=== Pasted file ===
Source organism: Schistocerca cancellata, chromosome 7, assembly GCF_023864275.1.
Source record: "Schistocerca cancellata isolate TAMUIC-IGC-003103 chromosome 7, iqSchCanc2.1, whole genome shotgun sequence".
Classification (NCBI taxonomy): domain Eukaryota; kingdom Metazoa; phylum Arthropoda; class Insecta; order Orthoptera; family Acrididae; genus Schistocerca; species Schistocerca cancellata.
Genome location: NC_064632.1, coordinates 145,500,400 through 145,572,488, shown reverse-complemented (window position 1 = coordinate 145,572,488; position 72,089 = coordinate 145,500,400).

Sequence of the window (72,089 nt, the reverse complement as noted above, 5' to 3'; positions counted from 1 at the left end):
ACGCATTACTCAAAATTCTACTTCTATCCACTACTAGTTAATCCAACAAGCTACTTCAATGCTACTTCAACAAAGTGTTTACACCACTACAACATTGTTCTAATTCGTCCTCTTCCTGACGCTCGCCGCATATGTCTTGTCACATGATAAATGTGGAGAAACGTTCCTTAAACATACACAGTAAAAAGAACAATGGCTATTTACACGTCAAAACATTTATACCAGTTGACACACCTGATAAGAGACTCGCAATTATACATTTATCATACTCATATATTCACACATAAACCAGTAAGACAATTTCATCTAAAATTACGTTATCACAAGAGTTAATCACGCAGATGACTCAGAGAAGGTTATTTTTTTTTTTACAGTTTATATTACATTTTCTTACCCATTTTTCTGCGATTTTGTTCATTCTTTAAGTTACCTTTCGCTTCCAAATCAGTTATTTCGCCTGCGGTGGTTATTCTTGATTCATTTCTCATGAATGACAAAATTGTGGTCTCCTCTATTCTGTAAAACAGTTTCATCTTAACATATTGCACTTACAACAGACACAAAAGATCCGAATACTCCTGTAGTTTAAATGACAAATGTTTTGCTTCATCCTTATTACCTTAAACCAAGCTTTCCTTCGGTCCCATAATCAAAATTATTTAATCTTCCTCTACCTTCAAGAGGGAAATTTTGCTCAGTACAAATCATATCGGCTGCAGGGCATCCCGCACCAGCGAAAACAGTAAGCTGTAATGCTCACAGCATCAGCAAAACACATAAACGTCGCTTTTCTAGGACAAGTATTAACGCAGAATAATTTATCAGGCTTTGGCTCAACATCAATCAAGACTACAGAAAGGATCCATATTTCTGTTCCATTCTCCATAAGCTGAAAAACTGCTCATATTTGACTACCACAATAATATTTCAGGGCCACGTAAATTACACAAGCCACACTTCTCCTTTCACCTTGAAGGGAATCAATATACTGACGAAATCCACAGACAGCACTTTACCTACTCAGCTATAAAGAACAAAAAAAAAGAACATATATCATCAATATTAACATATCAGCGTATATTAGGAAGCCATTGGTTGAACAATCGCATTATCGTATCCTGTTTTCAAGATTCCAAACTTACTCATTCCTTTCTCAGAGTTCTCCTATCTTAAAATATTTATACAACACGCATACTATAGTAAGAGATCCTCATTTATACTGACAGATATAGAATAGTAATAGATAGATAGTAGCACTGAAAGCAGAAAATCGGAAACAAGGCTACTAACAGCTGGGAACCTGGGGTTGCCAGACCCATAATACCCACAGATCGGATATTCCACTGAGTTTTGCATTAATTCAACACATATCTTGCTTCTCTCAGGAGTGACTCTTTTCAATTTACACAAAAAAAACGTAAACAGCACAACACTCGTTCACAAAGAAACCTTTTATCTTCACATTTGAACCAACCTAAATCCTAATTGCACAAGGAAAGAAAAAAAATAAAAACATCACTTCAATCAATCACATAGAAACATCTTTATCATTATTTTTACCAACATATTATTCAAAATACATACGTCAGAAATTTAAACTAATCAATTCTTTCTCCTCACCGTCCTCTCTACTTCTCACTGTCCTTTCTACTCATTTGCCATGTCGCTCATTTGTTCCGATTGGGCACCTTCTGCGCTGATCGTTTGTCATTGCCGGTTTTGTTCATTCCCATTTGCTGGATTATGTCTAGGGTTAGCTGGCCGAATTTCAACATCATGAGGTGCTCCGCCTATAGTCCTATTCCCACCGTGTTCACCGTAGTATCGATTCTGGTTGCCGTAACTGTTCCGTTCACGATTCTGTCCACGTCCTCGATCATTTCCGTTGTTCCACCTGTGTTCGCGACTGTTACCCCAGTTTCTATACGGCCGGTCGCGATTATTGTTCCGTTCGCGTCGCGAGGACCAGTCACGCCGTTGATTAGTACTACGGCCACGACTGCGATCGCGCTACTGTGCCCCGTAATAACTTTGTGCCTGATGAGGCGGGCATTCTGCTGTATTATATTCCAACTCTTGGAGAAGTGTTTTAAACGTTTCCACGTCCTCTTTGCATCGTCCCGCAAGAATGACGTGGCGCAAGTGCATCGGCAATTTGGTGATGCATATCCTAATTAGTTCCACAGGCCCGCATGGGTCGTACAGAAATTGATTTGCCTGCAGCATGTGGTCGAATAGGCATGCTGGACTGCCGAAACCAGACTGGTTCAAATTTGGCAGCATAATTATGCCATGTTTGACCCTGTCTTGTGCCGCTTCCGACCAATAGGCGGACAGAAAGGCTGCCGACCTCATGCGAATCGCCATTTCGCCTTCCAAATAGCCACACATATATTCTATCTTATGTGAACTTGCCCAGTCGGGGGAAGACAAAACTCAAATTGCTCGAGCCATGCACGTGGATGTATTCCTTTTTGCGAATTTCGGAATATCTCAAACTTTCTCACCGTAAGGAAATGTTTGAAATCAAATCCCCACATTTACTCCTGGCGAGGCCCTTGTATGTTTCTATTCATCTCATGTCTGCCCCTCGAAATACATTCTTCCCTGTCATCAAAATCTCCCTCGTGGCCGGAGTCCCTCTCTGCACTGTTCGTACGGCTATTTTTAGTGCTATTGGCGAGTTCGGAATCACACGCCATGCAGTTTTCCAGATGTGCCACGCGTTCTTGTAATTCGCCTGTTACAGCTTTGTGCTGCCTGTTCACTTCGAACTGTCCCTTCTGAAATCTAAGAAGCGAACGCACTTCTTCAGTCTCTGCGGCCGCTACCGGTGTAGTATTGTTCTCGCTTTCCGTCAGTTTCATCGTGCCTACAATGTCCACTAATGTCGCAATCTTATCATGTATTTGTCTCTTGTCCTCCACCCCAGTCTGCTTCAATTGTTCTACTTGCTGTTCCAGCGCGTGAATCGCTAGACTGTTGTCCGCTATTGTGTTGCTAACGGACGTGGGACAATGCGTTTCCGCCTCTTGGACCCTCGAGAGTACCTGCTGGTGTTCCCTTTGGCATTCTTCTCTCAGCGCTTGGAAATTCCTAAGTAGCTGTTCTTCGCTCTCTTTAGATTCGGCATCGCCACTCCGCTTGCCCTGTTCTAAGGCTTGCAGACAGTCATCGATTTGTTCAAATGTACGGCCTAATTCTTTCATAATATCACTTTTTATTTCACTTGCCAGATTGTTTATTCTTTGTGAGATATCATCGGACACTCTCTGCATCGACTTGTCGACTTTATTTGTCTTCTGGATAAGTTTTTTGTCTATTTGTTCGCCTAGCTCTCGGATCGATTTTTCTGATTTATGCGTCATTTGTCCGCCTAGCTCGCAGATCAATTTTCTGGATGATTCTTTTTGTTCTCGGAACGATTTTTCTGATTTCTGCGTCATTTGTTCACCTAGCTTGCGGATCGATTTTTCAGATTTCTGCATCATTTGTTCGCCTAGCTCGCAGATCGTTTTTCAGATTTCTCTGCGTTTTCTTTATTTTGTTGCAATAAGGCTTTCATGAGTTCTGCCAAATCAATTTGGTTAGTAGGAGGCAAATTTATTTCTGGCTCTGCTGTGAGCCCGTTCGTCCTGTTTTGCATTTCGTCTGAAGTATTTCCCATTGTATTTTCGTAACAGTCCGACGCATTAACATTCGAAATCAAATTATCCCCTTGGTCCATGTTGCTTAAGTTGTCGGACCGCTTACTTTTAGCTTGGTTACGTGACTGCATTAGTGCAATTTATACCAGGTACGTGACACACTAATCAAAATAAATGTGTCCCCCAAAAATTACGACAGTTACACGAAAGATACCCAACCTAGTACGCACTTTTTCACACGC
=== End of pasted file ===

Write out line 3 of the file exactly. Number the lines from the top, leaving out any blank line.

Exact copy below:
Classification (NCBI taxonomy): domain Eukaryota; kingdom Metazoa; phylum Arthropoda; class Insecta; order Orthoptera; family Acrididae; genus Schistocerca; species Schistocerca cancellata.